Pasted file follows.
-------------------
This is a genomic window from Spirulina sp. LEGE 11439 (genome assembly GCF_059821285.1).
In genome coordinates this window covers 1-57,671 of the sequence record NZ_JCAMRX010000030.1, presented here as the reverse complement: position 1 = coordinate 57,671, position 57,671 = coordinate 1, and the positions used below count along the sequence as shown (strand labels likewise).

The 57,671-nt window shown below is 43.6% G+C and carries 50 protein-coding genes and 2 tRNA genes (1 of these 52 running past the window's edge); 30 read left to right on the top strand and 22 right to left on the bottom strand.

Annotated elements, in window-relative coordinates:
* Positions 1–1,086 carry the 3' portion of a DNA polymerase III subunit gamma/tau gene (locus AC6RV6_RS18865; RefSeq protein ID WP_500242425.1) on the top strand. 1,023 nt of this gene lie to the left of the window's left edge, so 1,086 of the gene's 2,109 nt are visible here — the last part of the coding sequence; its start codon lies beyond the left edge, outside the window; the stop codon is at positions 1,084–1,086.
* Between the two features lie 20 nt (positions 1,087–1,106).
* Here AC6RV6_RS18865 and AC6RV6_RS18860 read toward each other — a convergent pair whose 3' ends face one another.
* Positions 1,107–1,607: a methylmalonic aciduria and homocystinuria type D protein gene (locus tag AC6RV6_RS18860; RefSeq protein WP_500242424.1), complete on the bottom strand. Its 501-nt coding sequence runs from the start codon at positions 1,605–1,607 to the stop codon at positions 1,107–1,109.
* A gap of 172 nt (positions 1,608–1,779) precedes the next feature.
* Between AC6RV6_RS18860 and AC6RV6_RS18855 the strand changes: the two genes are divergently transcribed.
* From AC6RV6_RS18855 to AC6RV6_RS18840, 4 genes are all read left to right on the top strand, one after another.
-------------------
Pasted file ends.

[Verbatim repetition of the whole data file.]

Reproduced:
This is a genomic window from Spirulina sp. LEGE 11439 (genome assembly GCF_059821285.1).
In genome coordinates this window covers 1-57,671 of the sequence record NZ_JCAMRX010000030.1, presented here as the reverse complement: position 1 = coordinate 57,671, position 57,671 = coordinate 1, and the positions used below count along the sequence as shown (strand labels likewise).

The 57,671-nt window shown below is 43.6% G+C and carries 50 protein-coding genes and 2 tRNA genes (1 of these 52 running past the window's edge); 30 read left to right on the top strand and 22 right to left on the bottom strand.

Annotated elements, in window-relative coordinates:
* Positions 1–1,086 carry the 3' portion of a DNA polymerase III subunit gamma/tau gene (locus AC6RV6_RS18865; RefSeq protein ID WP_500242425.1) on the top strand. 1,023 nt of this gene lie to the left of the window's left edge, so 1,086 of the gene's 2,109 nt are visible here — the last part of the coding sequence; its start codon lies beyond the left edge, outside the window; the stop codon is at positions 1,084–1,086.
* Between the two features lie 20 nt (positions 1,087–1,106).
* Here AC6RV6_RS18865 and AC6RV6_RS18860 read toward each other — a convergent pair whose 3' ends face one another.
* Positions 1,107–1,607: a methylmalonic aciduria and homocystinuria type D protein gene (locus tag AC6RV6_RS18860; RefSeq protein WP_500242424.1), complete on the bottom strand. Its 501-nt coding sequence runs from the start codon at positions 1,605–1,607 to the stop codon at positions 1,107–1,109.
* A gap of 172 nt (positions 1,608–1,779) precedes the next feature.
* Between AC6RV6_RS18860 and AC6RV6_RS18855 the strand changes: the two genes are divergently transcribed.
* From AC6RV6_RS18855 to AC6RV6_RS18840, 4 genes are all read left to right on the top strand, one after another.